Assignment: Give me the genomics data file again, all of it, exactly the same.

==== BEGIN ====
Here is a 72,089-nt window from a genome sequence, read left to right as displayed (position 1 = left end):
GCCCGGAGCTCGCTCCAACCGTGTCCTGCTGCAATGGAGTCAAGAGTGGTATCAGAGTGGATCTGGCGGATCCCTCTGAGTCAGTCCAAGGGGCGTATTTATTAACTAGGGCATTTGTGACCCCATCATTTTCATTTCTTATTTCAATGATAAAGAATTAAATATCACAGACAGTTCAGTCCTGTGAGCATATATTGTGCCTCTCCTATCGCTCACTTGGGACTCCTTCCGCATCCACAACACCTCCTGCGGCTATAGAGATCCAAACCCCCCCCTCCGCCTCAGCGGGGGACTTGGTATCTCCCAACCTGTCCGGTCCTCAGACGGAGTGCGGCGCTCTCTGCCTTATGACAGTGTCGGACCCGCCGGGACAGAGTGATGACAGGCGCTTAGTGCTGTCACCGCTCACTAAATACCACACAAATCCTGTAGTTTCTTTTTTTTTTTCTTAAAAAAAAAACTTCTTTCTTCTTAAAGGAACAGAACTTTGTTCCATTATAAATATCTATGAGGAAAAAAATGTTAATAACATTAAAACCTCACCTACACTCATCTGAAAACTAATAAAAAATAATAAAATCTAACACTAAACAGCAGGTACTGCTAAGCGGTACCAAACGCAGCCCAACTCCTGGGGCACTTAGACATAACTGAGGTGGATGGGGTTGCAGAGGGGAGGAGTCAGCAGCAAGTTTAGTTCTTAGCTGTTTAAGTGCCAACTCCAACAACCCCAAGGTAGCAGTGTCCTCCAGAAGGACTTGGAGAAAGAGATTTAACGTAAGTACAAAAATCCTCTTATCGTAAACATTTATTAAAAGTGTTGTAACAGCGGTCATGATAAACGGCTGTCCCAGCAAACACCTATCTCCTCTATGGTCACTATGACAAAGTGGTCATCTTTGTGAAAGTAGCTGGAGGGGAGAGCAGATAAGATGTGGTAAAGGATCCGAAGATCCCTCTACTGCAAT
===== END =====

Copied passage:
Here is a 72,089-nt window from a genome sequence, read left to right as displayed (position 1 = left end):
GCCCGGAGCTCGCTCCAACCGTGTCCTGCTGCAATGGAGTCAAGAGTGGTATCAGAGTGGATCTGGCGGATCCCTCTGAGTCAGTCCAAGGGGCGTATTTATTAACTAGGGCATTTGTGACCCCATCATTTTCATTTCTTATTTCAATGATAAAGAATTAAATATCACAGACAGTTCAGTCCTGTGAGCATATATTGTGCCTCTCCTATCGCTCACTTGGGACTCCTTCCGCATCCACAACACCTCCTGCGGCTATAGAGATCCAAACCCCCCCCTCCGCCTCAGCGGGGGACTTGGTATCTCCCAACCTGTCCGGTCCTCAGACGGAGTGCGGCGCTCTCTGCCTTATGACAGTGTCGGACCCGCCGGGACAGAGTGATGACAGGCGCTTAGTGCTGTCACCGCTCACTAAATACCACACAAATCCTGTAGTTTCTTTTTTTTTTTCTTAAAAAAAAAACTTCTTTCTTCTTAAAGGAACAGAACTTTGTTCCATTATAAATATCTATGAGGAAAAAAATGTTAATAACATTAAAACCTCACCTACACTCATCTGAAAACTAATAAAAAATAATAAAATCTAACACTAAACAGCAGGTACTGCTAAGCGGTACCAAACGCAGCCCAACTCCTGGGGCACTTAGACATAACTGAGGTGGATGGGGTTGCAGAGGGGAGGAGTCAGCAGCAAGTTTAGTTCTTAGCTGTTTAAGTGCCAACTCCAACAACCCCAAGGTAGCAGTGTCCTCCAGAAGGACTTGGAGAAAGAGATTTAACGTAAGTACAAAAATCCTCTTATCGTAAACATTTATTAAAAGTGTTGTAACAGCGGTCATGATAAACGGCTGTCCCAGCAAACACCTATCTCCTCTATGGTCACTATGACAAAGTGGTCATCTTTGTGAAAGTAGCTGGAGGGGAGAGCAGATAAGATGTGGTAAAGGATCCGAAGATCCCTCTACTGCAAT